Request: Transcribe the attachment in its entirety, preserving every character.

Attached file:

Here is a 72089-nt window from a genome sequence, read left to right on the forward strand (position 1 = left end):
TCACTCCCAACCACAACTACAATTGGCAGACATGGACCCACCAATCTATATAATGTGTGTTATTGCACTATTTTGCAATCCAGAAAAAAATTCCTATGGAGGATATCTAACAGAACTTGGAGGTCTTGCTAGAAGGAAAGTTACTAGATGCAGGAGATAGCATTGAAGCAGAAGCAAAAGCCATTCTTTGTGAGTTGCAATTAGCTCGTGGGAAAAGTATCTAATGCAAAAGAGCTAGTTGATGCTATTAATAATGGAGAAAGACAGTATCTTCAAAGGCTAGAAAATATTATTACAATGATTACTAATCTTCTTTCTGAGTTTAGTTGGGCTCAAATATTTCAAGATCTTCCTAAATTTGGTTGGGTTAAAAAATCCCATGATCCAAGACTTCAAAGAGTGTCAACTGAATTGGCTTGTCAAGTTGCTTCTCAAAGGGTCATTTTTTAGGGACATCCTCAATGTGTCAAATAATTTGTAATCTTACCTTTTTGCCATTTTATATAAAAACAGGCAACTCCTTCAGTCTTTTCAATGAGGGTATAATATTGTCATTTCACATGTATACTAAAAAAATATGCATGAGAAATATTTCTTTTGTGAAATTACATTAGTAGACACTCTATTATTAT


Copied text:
Here is a 72089-nt window from a genome sequence, read left to right on the forward strand (position 1 = left end):
TCACTCCCAACCACAACTACAATTGGCAGACATGGACCCACCAATCTATATAATGTGTGTTATTGCACTATTTTGCAATCCAGAAAAAAATTCCTATGGAGGATATCTAACAGAACTTGGAGGTCTTGCTAGAAGGAAAGTTACTAGATGCAGGAGATAGCATTGAAGCAGAAGCAAAAGCCATTCTTTGTGAGTTGCAATTAGCTCGTGGGAAAAGTATCTAATGCAAAAGAGCTAGTTGATGCTATTAATAATGGAGAAAGACAGTATCTTCAAAGGCTAGAAAATATTATTACAATGATTACTAATCTTCTTTCTGAGTTTAGTTGGGCTCAAATATTTCAAGATCTTCCTAAATTTGGTTGGGTTAAAAAATCCCATGATCCAAGACTTCAAAGAGTGTCAACTGAATTGGCTTGTCAAGTTGCTTCTCAAAGGGTCATTTTTTAGGGACATCCTCAATGTGTCAAATAATTTGTAATCTTACCTTTTTGCCATTTTATATAAAAACAGGCAACTCCTTCAGTCTTTTCAATGAGGGTATAATATTGTCATTTCACATGTATACTAAAAAAATATGCATGAGAAATATTTCTTTTGTGAAATTACATTAGTAGACACTCTATTATTAT